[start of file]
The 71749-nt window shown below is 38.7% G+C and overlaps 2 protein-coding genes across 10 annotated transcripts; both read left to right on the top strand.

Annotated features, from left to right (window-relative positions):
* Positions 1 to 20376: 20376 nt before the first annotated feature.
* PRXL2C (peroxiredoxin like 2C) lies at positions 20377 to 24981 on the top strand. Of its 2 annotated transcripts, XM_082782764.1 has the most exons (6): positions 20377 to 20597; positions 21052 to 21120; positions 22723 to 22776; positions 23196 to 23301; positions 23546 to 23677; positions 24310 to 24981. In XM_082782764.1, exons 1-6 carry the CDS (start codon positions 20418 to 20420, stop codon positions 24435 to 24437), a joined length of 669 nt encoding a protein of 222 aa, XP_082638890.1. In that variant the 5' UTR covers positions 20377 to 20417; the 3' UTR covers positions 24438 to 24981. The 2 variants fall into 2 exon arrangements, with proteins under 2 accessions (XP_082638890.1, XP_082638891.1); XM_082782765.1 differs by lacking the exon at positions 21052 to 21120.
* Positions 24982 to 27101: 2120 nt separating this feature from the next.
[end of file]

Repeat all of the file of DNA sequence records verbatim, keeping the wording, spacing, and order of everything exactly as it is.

The 71749-nt window shown below is 38.7% G+C and overlaps 2 protein-coding genes across 10 annotated transcripts; both read left to right on the top strand.

Annotated features, from left to right (window-relative positions):
* Positions 1 to 20376: 20376 nt before the first annotated feature.
* PRXL2C (peroxiredoxin like 2C) lies at positions 20377 to 24981 on the top strand. Of its 2 annotated transcripts, XM_082782764.1 has the most exons (6): positions 20377 to 20597; positions 21052 to 21120; positions 22723 to 22776; positions 23196 to 23301; positions 23546 to 23677; positions 24310 to 24981. In XM_082782764.1, exons 1-6 carry the CDS (start codon positions 20418 to 20420, stop codon positions 24435 to 24437), a joined length of 669 nt encoding a protein of 222 aa, XP_082638890.1. In that variant the 5' UTR covers positions 20377 to 20417; the 3' UTR covers positions 24438 to 24981. The 2 variants fall into 2 exon arrangements, with proteins under 2 accessions (XP_082638890.1, XP_082638891.1); XM_082782765.1 differs by lacking the exon at positions 21052 to 21120.
* Positions 24982 to 27101: 2120 nt separating this feature from the next.